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When people think of health and welfare in Africa, they think of AIDS, famine, poverty, and hundreds of other killers that bring death and hardship to the continent. But they hardly ever think of malaria. “It’s not a problem anymore,” they say. “We’ve been treating it for over 100 years…”

And yet it is still a problem – a HUGE problem.

The disease, which is spread by mosquitoes, causes a drawn-out and painful death. It destroys red blood cells and clogs the tiny capillaries that carry blood to the brain and other organs – a horrible way to die in anyone’s books. And it is killing as you read this – an African child dies of the disease every 30 seconds. That’s 3,000 children a day… over 1 million a year. In addition to the devastating human toll, the African economy loses over $12 billion in productivity due to the disease annually.

Malaria No More is an organization with one simple mission: to stop all malaria deaths. Established in 2006 at the first-ever White House Summit on Malaria, the organization uses contributions from the public to fund the provision of bed nets, sprays, anti-malaria drugs, education, and also the development of a vaccine to achieve its aim. Founded by a group of organizations such as the American Red Cross, UNICEF, United Way, Millennium Promise, the Global Fund, the United Nations Foundation, and the Global Business Coalition, Malaria No More also supports the President’s Malaria Initiative, a $1.2 billion, 5 year campaign launched by President Bush in 2005 to cut malaria deaths in Africa by 50%.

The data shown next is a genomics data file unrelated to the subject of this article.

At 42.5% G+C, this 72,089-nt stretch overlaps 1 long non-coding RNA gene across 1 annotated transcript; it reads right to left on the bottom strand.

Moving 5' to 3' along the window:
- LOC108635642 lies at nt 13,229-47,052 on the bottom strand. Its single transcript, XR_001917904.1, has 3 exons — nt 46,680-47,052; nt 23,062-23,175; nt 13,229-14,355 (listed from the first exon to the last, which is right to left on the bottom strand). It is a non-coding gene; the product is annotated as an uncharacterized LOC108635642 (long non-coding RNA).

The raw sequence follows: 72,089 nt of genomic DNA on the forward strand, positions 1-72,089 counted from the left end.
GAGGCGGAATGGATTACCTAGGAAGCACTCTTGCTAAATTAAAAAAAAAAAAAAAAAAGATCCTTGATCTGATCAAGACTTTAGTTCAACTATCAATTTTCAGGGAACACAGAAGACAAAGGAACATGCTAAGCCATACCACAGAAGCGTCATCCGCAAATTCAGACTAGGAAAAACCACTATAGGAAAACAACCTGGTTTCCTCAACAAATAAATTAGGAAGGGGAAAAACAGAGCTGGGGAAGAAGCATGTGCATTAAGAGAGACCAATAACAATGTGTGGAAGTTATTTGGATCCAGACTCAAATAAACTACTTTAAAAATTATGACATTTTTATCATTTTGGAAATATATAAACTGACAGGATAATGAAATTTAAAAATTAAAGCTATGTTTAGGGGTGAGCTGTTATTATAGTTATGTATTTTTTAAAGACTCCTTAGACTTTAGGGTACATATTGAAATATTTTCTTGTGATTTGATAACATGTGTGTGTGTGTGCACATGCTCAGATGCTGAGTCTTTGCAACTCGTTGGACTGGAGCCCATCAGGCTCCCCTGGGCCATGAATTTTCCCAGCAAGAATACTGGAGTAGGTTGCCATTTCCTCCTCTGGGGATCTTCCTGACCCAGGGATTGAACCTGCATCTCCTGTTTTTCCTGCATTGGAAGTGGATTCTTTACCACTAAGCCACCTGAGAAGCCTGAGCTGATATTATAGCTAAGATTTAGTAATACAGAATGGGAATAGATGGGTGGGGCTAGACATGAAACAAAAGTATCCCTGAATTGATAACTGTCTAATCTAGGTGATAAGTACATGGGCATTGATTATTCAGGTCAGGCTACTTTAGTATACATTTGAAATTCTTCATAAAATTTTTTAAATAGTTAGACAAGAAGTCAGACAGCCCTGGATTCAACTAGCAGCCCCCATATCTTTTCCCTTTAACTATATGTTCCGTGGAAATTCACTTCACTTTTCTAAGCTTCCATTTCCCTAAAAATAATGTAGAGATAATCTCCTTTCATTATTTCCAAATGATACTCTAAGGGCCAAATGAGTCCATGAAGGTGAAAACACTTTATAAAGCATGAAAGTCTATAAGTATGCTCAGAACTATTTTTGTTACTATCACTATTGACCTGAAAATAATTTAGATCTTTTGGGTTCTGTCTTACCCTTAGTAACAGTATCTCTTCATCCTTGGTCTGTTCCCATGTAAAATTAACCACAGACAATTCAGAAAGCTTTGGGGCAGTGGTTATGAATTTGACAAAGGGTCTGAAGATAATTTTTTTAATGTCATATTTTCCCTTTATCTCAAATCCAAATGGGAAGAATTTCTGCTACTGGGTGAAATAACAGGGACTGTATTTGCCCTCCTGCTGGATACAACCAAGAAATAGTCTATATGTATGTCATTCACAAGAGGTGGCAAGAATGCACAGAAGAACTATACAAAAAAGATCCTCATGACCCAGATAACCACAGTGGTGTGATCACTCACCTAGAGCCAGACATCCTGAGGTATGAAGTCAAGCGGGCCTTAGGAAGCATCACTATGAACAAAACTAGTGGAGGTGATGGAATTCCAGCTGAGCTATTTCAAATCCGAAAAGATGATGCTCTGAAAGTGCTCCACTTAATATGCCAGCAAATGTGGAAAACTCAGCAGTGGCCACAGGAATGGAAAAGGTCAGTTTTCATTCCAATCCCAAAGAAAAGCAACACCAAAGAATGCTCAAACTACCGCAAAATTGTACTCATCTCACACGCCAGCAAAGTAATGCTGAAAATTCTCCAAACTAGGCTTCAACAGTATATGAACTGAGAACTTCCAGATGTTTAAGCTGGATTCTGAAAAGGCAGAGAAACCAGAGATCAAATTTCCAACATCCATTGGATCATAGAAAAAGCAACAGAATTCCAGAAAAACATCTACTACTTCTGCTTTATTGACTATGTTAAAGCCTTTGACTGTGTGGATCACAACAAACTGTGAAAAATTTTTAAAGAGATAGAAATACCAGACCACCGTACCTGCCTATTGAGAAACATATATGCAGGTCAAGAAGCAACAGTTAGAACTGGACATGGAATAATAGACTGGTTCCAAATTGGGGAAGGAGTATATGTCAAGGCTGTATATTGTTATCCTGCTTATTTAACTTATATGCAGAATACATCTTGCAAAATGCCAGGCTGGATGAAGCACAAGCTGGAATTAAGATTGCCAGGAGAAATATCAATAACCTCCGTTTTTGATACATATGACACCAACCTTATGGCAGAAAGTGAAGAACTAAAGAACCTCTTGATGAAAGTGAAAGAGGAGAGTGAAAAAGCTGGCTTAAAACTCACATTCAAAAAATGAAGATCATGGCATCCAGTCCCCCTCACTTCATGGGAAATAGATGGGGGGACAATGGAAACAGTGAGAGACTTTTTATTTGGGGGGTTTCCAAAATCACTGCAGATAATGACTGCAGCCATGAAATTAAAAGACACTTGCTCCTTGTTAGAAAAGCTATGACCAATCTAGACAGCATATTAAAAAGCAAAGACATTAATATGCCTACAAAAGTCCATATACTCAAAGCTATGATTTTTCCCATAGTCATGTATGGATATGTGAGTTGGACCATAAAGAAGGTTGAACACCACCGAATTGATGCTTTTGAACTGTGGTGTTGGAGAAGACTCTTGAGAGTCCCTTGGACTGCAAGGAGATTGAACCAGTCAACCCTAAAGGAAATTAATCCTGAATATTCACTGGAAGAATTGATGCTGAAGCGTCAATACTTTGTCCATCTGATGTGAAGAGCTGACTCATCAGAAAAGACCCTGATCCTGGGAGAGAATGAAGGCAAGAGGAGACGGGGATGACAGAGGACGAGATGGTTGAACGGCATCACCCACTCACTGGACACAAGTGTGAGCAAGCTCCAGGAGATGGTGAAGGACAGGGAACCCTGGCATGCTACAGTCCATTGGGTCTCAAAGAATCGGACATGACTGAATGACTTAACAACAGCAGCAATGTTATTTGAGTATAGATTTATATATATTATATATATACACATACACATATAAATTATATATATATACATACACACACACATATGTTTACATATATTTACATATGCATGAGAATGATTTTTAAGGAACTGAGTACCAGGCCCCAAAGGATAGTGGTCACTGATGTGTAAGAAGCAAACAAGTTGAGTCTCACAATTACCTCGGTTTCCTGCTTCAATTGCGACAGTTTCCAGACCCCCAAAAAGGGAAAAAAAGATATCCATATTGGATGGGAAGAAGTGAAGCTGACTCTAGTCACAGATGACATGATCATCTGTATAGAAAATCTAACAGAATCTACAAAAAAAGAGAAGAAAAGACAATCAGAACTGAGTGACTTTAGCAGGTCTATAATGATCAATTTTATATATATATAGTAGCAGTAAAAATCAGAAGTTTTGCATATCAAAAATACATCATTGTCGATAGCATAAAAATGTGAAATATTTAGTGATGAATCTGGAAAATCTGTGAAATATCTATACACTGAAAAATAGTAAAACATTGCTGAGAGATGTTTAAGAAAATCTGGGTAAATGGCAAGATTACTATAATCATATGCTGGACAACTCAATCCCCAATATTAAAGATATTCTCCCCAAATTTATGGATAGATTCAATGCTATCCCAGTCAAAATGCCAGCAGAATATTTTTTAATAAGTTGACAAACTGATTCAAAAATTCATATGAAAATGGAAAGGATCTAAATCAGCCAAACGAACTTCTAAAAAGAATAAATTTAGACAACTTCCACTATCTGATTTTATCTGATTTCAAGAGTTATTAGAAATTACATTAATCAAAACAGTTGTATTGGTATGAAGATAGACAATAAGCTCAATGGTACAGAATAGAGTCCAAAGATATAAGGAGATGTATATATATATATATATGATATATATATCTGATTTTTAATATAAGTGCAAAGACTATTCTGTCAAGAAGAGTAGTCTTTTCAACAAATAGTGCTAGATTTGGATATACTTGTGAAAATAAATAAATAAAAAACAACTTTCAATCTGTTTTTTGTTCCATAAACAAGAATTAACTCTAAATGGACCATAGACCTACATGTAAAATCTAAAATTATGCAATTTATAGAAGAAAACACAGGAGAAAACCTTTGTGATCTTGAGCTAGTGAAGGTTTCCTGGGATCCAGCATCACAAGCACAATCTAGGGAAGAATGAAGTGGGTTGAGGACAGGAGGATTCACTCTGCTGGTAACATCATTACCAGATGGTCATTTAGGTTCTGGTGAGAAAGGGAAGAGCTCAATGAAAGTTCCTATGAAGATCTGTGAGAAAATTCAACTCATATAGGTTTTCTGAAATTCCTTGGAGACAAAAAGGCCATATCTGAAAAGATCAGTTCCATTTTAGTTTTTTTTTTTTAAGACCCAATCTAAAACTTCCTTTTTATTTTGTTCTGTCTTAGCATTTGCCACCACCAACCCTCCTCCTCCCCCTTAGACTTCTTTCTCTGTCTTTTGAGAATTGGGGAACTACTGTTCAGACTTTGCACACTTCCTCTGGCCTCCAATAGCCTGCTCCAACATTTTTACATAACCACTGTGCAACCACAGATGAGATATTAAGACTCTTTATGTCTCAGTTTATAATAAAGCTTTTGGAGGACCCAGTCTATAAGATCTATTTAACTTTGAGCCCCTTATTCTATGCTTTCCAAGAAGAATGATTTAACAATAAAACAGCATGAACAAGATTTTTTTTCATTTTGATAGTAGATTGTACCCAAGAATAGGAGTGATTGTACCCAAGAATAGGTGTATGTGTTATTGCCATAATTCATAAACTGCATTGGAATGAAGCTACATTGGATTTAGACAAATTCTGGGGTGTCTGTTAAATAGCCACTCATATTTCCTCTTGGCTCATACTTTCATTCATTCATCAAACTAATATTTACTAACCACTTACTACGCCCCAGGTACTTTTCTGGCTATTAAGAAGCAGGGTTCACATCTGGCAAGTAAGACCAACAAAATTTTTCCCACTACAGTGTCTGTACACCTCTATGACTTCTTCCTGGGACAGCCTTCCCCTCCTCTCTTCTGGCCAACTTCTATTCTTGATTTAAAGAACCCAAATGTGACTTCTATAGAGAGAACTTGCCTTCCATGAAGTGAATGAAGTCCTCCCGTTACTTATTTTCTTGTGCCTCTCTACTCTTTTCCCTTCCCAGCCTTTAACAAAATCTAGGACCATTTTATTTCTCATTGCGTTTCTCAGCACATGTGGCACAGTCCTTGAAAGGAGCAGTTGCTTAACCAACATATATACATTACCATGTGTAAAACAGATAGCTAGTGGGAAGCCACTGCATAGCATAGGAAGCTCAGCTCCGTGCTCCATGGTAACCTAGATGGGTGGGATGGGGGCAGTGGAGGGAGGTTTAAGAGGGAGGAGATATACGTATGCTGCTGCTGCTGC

Malaria No More recently benefited from Idol Gives Back, the special American Idol show that raised money for a variety of organizations both in America and overseas. It is still too early to know exactly how much Malaria No More will get of the $60 million raised by this year’s show, but the music extravaganza donated $9 million to the organization in 2007, and another $8 million to other malaria-related causes. Idol host Ryan Seacrest and Idol judge Simon Cowell, along with Idol performers, have visited Africa and seen the devastation of the disease, and last month 2007 Idol winner Jordin Sparks joined President Bush in Ghana to highlight malaria control efforts.

“I was shocked to learn of the devastation caused by malaria,” said Sparks. “It’s incredible what a difference a simple mosquito net can make in the life of a child.”

The organization, whose spokespeople include David Beckham and Ashley Judd, has also launched an exciting way for schools to join in the fight against malaria and empower students to be active in raising money and saving lives. Stayin’ Alive was created by a group of high school students in Florida, and encourages schools and students to hold fundraising dances. By dedicating a dance, or series of dances, to Malaria No More – and committing to a $1,000 donation from the proceeds – schools everywhere can play a significant role in eradicating malaria.

Malaria No More aims to partner with 10,000 Stayin’ Alive dances throughout America over the next three years. This will provide over $10 million in funds – enough to pay for $1 million bed nets to protect at least 2 million children.

To learn more about the initiative, visit the Stayin’ Alive website.

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